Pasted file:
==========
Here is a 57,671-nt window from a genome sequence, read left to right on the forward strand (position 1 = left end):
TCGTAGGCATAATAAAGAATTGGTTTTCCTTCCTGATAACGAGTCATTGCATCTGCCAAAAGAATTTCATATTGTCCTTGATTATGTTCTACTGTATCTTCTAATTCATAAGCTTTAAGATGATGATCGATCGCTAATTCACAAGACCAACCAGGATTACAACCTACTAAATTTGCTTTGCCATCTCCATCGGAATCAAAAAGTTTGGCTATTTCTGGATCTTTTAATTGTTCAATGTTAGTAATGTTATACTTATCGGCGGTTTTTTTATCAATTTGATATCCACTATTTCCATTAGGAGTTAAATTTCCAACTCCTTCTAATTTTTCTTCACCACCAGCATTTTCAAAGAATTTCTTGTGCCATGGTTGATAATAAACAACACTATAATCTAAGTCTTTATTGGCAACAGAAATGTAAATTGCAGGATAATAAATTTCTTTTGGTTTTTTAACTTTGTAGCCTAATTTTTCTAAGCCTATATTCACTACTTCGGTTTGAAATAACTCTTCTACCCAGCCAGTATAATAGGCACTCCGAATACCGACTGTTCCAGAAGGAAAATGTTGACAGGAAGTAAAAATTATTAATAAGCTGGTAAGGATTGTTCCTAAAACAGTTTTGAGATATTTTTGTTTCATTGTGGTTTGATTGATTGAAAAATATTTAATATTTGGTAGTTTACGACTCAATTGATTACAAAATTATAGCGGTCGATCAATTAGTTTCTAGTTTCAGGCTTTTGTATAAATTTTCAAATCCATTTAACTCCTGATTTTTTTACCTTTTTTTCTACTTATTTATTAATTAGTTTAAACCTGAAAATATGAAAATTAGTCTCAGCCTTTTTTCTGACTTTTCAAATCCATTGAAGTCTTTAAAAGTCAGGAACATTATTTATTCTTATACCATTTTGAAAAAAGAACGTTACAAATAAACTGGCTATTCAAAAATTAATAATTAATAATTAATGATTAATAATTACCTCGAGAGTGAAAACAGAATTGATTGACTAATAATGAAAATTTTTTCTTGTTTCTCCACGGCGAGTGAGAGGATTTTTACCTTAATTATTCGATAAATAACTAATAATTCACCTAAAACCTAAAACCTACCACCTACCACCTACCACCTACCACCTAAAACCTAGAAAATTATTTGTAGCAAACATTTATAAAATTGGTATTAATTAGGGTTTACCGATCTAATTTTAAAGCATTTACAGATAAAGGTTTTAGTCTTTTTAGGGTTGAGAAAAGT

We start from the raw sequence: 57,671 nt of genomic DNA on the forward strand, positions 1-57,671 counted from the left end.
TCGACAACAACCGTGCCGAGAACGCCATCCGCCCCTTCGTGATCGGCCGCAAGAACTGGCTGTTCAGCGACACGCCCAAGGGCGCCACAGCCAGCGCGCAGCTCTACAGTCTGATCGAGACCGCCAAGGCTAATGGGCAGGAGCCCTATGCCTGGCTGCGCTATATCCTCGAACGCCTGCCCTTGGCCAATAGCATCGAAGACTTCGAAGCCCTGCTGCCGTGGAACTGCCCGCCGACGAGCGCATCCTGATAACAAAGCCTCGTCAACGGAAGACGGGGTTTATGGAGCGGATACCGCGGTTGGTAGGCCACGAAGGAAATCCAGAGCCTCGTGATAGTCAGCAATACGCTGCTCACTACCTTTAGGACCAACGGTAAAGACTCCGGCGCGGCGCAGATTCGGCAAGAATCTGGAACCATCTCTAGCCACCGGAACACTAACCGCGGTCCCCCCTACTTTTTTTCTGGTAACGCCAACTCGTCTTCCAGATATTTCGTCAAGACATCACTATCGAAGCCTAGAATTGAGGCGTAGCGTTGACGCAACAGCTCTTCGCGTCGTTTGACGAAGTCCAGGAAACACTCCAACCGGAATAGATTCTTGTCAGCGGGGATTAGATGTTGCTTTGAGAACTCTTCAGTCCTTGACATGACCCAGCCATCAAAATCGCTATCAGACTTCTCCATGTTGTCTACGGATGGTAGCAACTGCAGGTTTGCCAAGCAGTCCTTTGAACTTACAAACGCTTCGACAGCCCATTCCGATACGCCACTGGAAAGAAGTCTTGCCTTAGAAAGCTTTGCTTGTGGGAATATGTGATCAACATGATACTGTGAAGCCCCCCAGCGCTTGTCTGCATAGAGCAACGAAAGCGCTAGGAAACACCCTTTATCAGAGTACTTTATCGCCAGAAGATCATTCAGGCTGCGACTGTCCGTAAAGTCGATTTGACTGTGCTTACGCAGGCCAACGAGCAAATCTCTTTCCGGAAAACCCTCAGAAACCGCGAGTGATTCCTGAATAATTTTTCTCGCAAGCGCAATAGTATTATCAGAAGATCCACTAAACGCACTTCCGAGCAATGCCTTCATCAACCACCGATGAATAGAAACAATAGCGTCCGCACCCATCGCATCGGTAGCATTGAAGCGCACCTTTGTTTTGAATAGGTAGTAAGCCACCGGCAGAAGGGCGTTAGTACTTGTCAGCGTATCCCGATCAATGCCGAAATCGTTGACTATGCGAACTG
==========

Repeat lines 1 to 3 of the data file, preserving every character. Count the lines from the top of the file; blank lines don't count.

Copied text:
Here is a 57,671-nt window from a genome sequence, read left to right on the forward strand (position 1 = left end):
TCGTAGGCATAATAAAGAATTGGTTTTCCTTCCTGATAACGAGTCATTGCATCTGCCAAAAGAATTTCATATTGTCCTTGATTATGTTCTACTGTATCTTCTAATTCATAAGCTTTAAGATGATGATCGATCGCTAATTCACAAGACCAACCAGGATTACAACCTACTAAATTTGCTTTGCCATCTCCATCGGAATCAAAAAGTTTGGCTATTTCTGGATCTTTTAATTGTTCAATGTTAGTAATGTTATACTTATCGGCGGTTTTTTTATCAATTTGATATCCACTATTTCCATTAGGAGTTAAATTTCCAACTCCTTCTAATTTTTCTTCACCACCAGCATTTTCAAAGAATTTCTTGTGCCATGGTTGATAATAAACAACACTATAATCTAAGTCTTTATTGGCAACAGAAATGTAAATTGCAGGATAATAAATTTCTTTTGGTTTTTTAACTTTGTAGCCTAATTTTTCTAAGCCTATATTCACTACTTCGGTTTGAAATAACTCTTCTACCCAGCCAGTATAATAGGCACTCCGAATACCGACTGTTCCAGAAGGAAAATGTTGACAGGAAGTAAAAATTATTAATAAGCTGGTAAGGATTGTTCCTAAAACAGTTTTGAGATATTTTTGTTTCATTGTGGTTTGATTGATTGAAAAATATTTAATATTTGGTAGTTTACGACTCAATTGATTACAAAATTATAGCGGTCGATCAATTAGTTTCTAGTTTCAGGCTTTTGTATAAATTTTCAAATCCATTTAACTCCTGATTTTTTTACCTTTTTTTCTACTTATTTATTAATTAGTTTAAACCTGAAAATATGAAAATTAGTCTCAGCCTTTTTTCTGACTTTTCAAATCCATTGAAGTCTTTAAAAGTCAGGAACATTATTTATTCTTATACCATTTTGAAAAAAGAACGTTACAAATAAACTGGCTATTCAAAAATTAATAATTAATAATTAATGATTAATAATTACCTCGAGAGTGAAAACAGAATTGATTGACTAATAATGAAAATTTTTTCTTGTTTCTCCACGGCGAGTGAGAGGATTTTTACCTTAATTATTCGATAAATAACTAATAATTCACCTAAAACCTAAAACCTACCACCTACCACCTACCACCTACCACCTAAAACCTAGAAAATTATTTGTAGCAAACATTTATAAAATTGGTATTAATTAGGGTTTACCGATCTAATTTTAAAGCATTTACAGATAAAGGTTTTAGTCTTTTTAGGGTTGAGAAAAGT

We start from the raw sequence: 57,671 nt of genomic DNA on the forward strand, positions 1-57,671 counted from the left end.